As March gains momentum and the daffodils are beginning to adorn the landscape, the theme is ‘celebrating mother’s day’ as proclaimed in a shop window I passed this morning. It has given me pause to reflect on how I can celebrate myself as a mother this month and the high standards that often prevent me from joining the party.
The ‘Perfect Mother’ Trap
“If you look for perfection, you’ll never be content.” Leo Tolstoy
When I became a new Mum I put pressure on myself to be the ‘perfect mother’ and to ‘get it right’. Sound familiar? There was a lot of ‘should be able to do this’ and ‘ought to do it like this’ running around in my head and a littering of failure as I strived to live up to the image of the perfect mother – a trap that I had inadvertently set up for myself. I wanted to be good at breastfeeding, I wanted to be the only one who could soothe my baby to sleep and I wanted to be perfect at it all without fail. I set some very high standards, and at all costs I was going to magnificently cope in my new role. As the pressure grew, and standards slipped, I became overwhelmed, angry and more disillusioned as I could not live up to the image I had set. I viewed myself as a complete failure and slowly but surely spiralled down into feelings of helplessness which resulted in post-natal depression.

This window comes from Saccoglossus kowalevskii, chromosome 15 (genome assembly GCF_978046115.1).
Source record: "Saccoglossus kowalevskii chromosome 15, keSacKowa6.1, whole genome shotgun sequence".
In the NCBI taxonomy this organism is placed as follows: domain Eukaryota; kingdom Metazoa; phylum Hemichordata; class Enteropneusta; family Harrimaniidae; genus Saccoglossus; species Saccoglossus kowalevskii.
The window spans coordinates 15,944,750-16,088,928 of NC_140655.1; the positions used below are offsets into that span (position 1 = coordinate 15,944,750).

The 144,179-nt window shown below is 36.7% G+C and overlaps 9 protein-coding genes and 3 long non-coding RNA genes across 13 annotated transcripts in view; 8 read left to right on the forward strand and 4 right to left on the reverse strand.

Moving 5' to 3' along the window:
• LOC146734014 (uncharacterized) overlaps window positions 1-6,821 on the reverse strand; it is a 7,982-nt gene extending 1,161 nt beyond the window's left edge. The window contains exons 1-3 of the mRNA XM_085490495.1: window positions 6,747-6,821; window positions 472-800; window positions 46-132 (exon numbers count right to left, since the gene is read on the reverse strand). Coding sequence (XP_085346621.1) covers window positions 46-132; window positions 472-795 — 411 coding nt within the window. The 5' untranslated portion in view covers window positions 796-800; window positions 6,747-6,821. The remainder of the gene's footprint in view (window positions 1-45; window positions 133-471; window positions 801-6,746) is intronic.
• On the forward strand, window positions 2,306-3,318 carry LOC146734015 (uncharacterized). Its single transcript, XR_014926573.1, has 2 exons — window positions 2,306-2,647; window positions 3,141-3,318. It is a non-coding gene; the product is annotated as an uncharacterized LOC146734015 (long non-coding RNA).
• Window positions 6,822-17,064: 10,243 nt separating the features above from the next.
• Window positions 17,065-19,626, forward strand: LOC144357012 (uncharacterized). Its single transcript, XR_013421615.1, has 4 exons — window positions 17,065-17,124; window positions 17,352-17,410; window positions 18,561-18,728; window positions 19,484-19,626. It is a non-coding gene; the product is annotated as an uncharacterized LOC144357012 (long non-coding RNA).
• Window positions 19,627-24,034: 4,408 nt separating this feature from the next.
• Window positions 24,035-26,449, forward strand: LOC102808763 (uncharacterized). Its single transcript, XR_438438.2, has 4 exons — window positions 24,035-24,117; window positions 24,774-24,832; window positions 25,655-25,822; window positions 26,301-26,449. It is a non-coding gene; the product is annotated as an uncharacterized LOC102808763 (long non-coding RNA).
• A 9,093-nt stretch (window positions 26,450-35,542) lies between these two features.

Being ‘Good Enough’
Over time I realised that I was unconsciously putting pressure on myself to be perfect and that this resulted in feelings of extreme anxiety that fuelled a need for acceptance within me. As I gained more insight, I learnt to challenge my belief that ‘I should be perfect’ and I have learnt that I may shoot for the moon but it’s also okay to be good enough and just reach the sky. Learning to question my high standards, to evaluate what is realistic, what really matters and what is humanely possible has often helped me to relax my tight grip on wanting everything to be perfect and has still enabled me to get the job done to a standard that is adequate and acceptable, even to me. As Rebecca Wells so eloquently writes “Good enough is good enough. Perfect will make you a big fat mess every time.” So today I’m in celebration of the good enough mother, a role that I will proudly embody on mother’s day and beyond, what about you?